Technology improves our lives in many ways, but overreliance on it can cause us to “dumb down.” Technology has a tendency to fill in or take over certain tasks for the consumer, relieving us of cognitive activities that we once did ourselves. These cognitive activities get weak or atrophied. We get lazy and dependent on the new technology to do our work for us. We become dumb.
Example: I used my Garmin GPS this weekend at my son’s hockey tournament to find our way back and forth between the hotel and the ice rink. I have always been “directionally aware,” perhaps a result of Air Force survival training and other experiences. I know my way around, even in new locations, because of my sense of direction. I’m never lost.
But on this trip, I used the Garmin (Nuvi) to do the work for me. Then it struck me as I was riding in a car with one of the other families on the way to the rink. Without the GPS, I had no clue where we were headed. The technology caused me to switch off my natural sense of direction. I had shut it down and paid no attention to where I was or where I was going. I felt that very strange notion of being lost. So much for “directionally aware.”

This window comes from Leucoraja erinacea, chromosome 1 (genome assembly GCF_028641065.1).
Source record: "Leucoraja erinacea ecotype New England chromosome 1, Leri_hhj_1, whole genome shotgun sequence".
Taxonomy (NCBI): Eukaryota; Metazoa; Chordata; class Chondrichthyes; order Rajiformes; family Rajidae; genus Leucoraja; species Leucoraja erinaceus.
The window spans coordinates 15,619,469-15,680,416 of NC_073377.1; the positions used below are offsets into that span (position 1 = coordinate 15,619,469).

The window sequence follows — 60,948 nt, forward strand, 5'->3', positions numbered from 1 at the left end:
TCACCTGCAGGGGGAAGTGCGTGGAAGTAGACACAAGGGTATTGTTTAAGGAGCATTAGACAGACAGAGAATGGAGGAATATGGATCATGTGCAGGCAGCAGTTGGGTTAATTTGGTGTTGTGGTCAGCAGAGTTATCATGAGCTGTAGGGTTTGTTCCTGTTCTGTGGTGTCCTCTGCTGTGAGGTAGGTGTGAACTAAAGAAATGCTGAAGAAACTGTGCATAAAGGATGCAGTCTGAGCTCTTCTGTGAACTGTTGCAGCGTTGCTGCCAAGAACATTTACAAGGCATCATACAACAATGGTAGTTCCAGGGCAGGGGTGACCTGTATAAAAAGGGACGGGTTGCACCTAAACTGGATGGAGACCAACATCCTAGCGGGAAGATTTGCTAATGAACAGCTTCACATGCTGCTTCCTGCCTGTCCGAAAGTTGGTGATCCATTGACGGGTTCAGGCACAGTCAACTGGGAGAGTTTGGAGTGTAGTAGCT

Given the power of innovation tools, we need to be mindful of this as we create medical products, for example, that do the decision making for surgeons, or commercial airplanes that do all the flying for pilots, or educational products that do all the teaching. We are becoming a knowledge society, they say. But I worry that knowledge is getting imbedded in new innovations, and it may be having the opposite effect on our society…it is dumbing us down.
Technology has a bright side, though. Web 2.0 and the myriad of new social networking applications are helping generations reconnect. This technology is not “dumbing us down;” rather it is “younging us down.” I am more connected with my 16 year old son and his friends with applications like texting, Twitter, and Flickr. My Dunbar Number is expanding thanks to LinkedIn, del.icio.us, and Facebook. It is helping me identify with 20 year olds, 30 year olds, and beyond, even though I get one year further away from these groups every July 14th. That’s cool, especially as I find myself speaking to audiences at these age groups all the time. If I don’t connect to them, they don’t connect with me. Innovation helps me connect. It helps me “young it down.”